15 Feb Alternative Juris Doctor Careers: Investment Banking | ALU
Though many people go to law school to obtain a Juris Doctor (J.D.) degree in order to practice law, the degree may also be a valuable tool in other careers outside of public or private practice. The Abraham Lincoln University Blog will highlight other career options to pursue with your J.D. in a new series of posts. Up first: Investment banking.
Investment Banking for J.D. Graduates
According to the U.S. News and World Report, the tough job market for recent law school graduates is forcing job seekers to think outside of the box. Up to ten percent of recent Yale Law School grads work in business as opposed to practicing law, with the percentages about that range for a number of other prominent law schools as well.
While a J.D. is not a requirement for a job in investment banking, an advanced degree normally is. While in the past many have chosen the MBA as the advanced degree in order to get into investment banking, a J.D. with an undergraduate background in business, finance or economics may carry the same weight.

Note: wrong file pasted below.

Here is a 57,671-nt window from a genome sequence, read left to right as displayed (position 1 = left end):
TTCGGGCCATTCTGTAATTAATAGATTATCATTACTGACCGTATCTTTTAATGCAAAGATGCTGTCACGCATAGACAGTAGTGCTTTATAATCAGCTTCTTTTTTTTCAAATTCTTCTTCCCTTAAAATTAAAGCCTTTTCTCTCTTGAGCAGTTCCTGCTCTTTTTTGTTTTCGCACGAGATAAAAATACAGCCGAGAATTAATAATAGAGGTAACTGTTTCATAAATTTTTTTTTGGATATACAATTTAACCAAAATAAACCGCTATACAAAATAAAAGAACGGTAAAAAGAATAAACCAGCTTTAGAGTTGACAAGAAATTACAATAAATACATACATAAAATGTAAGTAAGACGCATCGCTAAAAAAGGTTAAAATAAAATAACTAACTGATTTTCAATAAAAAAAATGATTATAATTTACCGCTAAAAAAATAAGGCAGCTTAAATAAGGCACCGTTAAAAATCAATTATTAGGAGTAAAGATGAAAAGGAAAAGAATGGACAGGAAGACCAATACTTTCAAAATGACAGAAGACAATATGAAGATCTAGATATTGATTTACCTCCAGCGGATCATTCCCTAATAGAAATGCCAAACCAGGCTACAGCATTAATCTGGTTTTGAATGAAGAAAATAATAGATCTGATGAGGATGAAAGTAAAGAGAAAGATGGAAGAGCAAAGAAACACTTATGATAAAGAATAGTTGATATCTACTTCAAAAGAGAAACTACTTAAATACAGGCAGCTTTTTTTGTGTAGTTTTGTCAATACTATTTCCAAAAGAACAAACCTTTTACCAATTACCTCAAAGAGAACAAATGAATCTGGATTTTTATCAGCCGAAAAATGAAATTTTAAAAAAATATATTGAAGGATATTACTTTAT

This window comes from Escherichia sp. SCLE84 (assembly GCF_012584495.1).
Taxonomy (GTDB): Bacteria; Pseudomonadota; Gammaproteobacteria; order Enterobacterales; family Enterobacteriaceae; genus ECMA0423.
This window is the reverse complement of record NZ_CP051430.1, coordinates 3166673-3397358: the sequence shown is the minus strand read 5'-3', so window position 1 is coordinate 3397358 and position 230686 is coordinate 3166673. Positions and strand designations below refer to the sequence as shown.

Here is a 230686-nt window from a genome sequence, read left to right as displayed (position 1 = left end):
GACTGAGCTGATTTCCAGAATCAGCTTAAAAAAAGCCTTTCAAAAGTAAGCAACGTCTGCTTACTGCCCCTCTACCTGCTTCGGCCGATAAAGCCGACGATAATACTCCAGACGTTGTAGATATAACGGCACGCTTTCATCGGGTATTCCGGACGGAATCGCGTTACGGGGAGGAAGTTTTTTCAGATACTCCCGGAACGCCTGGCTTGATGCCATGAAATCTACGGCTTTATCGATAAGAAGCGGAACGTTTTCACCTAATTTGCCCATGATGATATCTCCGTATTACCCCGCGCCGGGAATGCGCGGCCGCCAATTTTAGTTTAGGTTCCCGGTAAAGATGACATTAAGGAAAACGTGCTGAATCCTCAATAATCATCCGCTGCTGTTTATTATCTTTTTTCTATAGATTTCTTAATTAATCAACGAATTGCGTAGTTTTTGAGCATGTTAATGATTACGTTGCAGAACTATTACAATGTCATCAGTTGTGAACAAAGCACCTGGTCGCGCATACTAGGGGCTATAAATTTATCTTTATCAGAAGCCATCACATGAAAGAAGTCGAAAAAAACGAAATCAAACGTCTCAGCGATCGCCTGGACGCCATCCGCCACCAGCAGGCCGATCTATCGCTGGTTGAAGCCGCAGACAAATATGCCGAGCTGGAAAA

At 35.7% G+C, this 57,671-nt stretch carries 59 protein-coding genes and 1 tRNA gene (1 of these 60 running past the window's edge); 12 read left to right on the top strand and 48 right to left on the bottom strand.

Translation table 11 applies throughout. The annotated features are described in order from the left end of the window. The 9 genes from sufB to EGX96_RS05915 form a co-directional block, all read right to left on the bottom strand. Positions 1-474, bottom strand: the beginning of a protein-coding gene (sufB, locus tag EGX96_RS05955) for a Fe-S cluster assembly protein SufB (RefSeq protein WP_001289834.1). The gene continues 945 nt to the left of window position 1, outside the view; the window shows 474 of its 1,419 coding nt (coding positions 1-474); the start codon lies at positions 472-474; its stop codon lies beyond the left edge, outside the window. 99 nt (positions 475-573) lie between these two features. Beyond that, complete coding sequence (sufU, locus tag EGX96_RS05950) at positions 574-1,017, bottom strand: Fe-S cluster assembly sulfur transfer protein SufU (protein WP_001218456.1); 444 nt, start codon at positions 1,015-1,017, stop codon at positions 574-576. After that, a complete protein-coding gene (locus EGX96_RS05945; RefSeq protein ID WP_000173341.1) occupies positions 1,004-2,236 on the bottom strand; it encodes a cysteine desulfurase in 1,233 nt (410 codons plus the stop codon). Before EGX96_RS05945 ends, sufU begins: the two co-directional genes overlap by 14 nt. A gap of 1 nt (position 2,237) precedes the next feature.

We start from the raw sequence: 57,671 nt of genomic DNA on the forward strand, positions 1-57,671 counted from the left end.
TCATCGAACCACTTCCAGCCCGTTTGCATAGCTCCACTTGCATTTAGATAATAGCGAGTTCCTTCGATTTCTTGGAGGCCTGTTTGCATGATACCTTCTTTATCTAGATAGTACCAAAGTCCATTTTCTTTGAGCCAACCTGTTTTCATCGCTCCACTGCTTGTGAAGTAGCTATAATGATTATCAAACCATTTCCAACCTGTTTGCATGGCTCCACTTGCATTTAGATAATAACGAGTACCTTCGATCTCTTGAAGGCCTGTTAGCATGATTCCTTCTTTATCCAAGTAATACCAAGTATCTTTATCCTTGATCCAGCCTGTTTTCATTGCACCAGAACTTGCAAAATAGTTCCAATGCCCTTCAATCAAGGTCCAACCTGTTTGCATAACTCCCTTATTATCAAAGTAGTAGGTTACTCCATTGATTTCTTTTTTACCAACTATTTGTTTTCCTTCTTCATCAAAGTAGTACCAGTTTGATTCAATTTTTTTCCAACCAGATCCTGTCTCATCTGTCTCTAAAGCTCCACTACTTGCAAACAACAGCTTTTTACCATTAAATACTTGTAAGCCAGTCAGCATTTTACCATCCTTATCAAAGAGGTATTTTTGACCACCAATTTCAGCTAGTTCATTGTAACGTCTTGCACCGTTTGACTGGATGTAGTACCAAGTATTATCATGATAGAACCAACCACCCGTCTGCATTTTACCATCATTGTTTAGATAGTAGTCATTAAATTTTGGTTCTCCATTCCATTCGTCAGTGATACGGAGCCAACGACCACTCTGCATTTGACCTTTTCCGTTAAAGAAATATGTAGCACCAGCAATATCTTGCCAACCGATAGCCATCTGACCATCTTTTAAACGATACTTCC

So what do investment bankers do? In the simplest terms, investment bankers arrange and negotiate large financial transactions, advising corporate clients while working for investment banking firms and commercial banks. Investment bankers are often employed by businesses seeking funds to connect them to potential investors.
According to the Bureau of Labor Statistics, investment bankers should be good with numbers and comfortable working in teams. Knowledge of the law as provided in the required studies for law school is not a requirement for an investment banker, but can be greatly helpful, especially when working in the corporate world.
Law school graduates do not have to pigeonhole themselves upon graduation, as there are a variety of opportunities available in many career fields. If practicing law is not the ideal outcome for you, keep investment banking in mind.